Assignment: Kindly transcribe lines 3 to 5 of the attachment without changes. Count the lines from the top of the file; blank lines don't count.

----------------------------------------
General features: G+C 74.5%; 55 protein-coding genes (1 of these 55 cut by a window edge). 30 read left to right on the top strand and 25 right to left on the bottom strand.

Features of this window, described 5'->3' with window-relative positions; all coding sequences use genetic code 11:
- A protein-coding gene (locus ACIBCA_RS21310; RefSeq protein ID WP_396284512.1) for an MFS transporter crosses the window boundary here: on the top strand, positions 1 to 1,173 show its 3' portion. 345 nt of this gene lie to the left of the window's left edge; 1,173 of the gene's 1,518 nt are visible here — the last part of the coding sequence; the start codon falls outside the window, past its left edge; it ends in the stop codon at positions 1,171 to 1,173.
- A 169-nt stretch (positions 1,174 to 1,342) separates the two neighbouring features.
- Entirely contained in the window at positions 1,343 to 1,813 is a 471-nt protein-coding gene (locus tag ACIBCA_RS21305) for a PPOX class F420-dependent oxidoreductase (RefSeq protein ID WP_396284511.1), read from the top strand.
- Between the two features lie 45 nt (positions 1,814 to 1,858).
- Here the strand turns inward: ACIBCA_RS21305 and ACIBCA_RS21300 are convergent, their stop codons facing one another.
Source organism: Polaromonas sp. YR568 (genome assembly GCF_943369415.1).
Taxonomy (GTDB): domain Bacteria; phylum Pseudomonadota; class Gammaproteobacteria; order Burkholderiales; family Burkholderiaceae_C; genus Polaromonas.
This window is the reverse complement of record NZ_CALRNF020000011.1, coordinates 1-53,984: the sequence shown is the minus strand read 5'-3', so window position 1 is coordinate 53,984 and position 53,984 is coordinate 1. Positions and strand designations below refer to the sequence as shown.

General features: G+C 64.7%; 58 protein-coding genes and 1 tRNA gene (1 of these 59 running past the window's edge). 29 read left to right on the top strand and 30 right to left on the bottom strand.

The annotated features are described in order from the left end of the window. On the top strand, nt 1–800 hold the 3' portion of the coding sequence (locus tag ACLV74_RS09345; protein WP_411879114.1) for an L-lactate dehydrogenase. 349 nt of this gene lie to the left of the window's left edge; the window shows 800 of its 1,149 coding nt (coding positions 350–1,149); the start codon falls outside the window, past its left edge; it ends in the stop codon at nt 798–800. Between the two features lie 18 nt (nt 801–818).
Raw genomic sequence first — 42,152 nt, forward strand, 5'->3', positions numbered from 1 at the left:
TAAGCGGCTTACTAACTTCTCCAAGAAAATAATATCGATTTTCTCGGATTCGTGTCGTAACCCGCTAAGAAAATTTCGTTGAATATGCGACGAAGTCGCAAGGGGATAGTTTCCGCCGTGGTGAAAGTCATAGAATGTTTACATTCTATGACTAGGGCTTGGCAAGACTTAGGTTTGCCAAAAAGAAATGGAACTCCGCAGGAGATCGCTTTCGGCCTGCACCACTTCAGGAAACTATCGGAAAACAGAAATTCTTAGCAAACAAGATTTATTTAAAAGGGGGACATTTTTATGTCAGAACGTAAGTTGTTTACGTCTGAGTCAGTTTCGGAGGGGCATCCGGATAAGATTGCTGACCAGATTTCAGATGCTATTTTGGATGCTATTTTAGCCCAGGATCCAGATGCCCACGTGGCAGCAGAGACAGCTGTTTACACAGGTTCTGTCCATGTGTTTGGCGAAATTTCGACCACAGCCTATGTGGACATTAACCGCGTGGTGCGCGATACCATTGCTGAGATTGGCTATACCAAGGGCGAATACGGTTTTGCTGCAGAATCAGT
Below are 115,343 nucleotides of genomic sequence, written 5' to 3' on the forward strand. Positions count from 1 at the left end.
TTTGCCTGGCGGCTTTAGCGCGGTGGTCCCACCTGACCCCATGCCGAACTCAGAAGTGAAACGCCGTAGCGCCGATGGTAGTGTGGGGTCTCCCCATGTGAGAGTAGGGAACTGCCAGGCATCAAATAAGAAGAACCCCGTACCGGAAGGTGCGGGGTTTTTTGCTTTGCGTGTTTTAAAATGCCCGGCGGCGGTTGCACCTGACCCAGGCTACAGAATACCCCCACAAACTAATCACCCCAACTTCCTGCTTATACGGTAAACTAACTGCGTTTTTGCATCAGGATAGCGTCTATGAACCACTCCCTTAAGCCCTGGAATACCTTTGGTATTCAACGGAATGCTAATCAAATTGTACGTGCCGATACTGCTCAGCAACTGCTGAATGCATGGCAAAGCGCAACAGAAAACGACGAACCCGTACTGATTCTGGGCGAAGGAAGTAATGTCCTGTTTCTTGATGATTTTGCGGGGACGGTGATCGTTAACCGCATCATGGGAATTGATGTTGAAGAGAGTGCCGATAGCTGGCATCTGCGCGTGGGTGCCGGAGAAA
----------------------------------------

- A protein-coding gene (locus ACIBCA_RS21310; RefSeq protein ID WP_396284512.1) for an MFS transporter crosses the window boundary here: on the top strand, positions 1 to 1,173 show its 3' portion. 345 nt of this gene lie to the left of the window's left edge; 1,173 of the gene's 1,518 nt are visible here — the last part of the coding sequence; the start codon falls outside the window, past its left edge; it ends in the stop codon at positions 1,171 to 1,173.
- A 169-nt stretch (positions 1,174 to 1,342) separates the two neighbouring features.
- Entirely contained in the window at positions 1,343 to 1,813 is a 471-nt protein-coding gene (locus tag ACIBCA_RS21305) for a PPOX class F420-dependent oxidoreductase (RefSeq protein ID WP_396284511.1), read from the top strand.